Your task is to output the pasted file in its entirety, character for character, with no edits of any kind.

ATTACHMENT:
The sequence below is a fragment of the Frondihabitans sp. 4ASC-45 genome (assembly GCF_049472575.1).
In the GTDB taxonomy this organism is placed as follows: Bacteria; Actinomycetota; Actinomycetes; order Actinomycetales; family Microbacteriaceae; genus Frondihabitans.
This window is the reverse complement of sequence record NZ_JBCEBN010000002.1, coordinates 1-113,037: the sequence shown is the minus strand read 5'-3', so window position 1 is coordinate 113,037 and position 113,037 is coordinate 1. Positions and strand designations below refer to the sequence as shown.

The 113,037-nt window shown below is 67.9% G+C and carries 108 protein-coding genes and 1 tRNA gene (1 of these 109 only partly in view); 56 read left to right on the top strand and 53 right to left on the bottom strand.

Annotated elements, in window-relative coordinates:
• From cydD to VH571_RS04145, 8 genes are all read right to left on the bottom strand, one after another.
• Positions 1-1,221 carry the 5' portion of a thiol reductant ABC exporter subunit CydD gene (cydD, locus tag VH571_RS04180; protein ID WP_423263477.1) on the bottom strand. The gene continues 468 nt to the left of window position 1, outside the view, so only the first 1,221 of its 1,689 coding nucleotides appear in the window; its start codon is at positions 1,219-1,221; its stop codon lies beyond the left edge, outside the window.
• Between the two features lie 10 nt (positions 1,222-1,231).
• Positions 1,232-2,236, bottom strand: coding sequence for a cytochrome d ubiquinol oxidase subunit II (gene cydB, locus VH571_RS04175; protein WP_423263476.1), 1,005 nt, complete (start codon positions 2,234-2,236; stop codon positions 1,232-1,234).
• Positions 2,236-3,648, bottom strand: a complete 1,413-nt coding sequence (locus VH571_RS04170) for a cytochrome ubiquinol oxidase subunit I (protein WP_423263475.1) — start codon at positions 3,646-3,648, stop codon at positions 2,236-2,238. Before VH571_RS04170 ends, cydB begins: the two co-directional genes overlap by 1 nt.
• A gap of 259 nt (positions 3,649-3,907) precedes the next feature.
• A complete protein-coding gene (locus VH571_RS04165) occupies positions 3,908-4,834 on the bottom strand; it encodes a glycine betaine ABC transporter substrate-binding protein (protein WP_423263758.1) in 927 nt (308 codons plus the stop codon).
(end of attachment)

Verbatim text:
The sequence below is a fragment of the Frondihabitans sp. 4ASC-45 genome (assembly GCF_049472575.1).
In the GTDB taxonomy this organism is placed as follows: Bacteria; Actinomycetota; Actinomycetes; order Actinomycetales; family Microbacteriaceae; genus Frondihabitans.
This window is the reverse complement of sequence record NZ_JBCEBN010000002.1, coordinates 1-113,037: the sequence shown is the minus strand read 5'-3', so window position 1 is coordinate 113,037 and position 113,037 is coordinate 1. Positions and strand designations below refer to the sequence as shown.

The 113,037-nt window shown below is 67.9% G+C and carries 108 protein-coding genes and 1 tRNA gene (1 of these 109 only partly in view); 56 read left to right on the top strand and 53 right to left on the bottom strand.

Annotated elements, in window-relative coordinates:
• From cydD to VH571_RS04145, 8 genes are all read right to left on the bottom strand, one after another.
• Positions 1-1,221 carry the 5' portion of a thiol reductant ABC exporter subunit CydD gene (cydD, locus tag VH571_RS04180; protein ID WP_423263477.1) on the bottom strand. The gene continues 468 nt to the left of window position 1, outside the view, so only the first 1,221 of its 1,689 coding nucleotides appear in the window; its start codon is at positions 1,219-1,221; its stop codon lies beyond the left edge, outside the window.
• Between the two features lie 10 nt (positions 1,222-1,231).
• Positions 1,232-2,236, bottom strand: coding sequence for a cytochrome d ubiquinol oxidase subunit II (gene cydB, locus VH571_RS04175; protein WP_423263476.1), 1,005 nt, complete (start codon positions 2,234-2,236; stop codon positions 1,232-1,234).
• Positions 2,236-3,648, bottom strand: a complete 1,413-nt coding sequence (locus VH571_RS04170) for a cytochrome ubiquinol oxidase subunit I (protein WP_423263475.1) — start codon at positions 3,646-3,648, stop codon at positions 2,236-2,238. Before VH571_RS04170 ends, cydB begins: the two co-directional genes overlap by 1 nt.
• A gap of 259 nt (positions 3,649-3,907) precedes the next feature.
• A complete protein-coding gene (locus VH571_RS04165) occupies positions 3,908-4,834 on the bottom strand; it encodes a glycine betaine ABC transporter substrate-binding protein (protein WP_423263758.1) in 927 nt (308 codons plus the stop codon).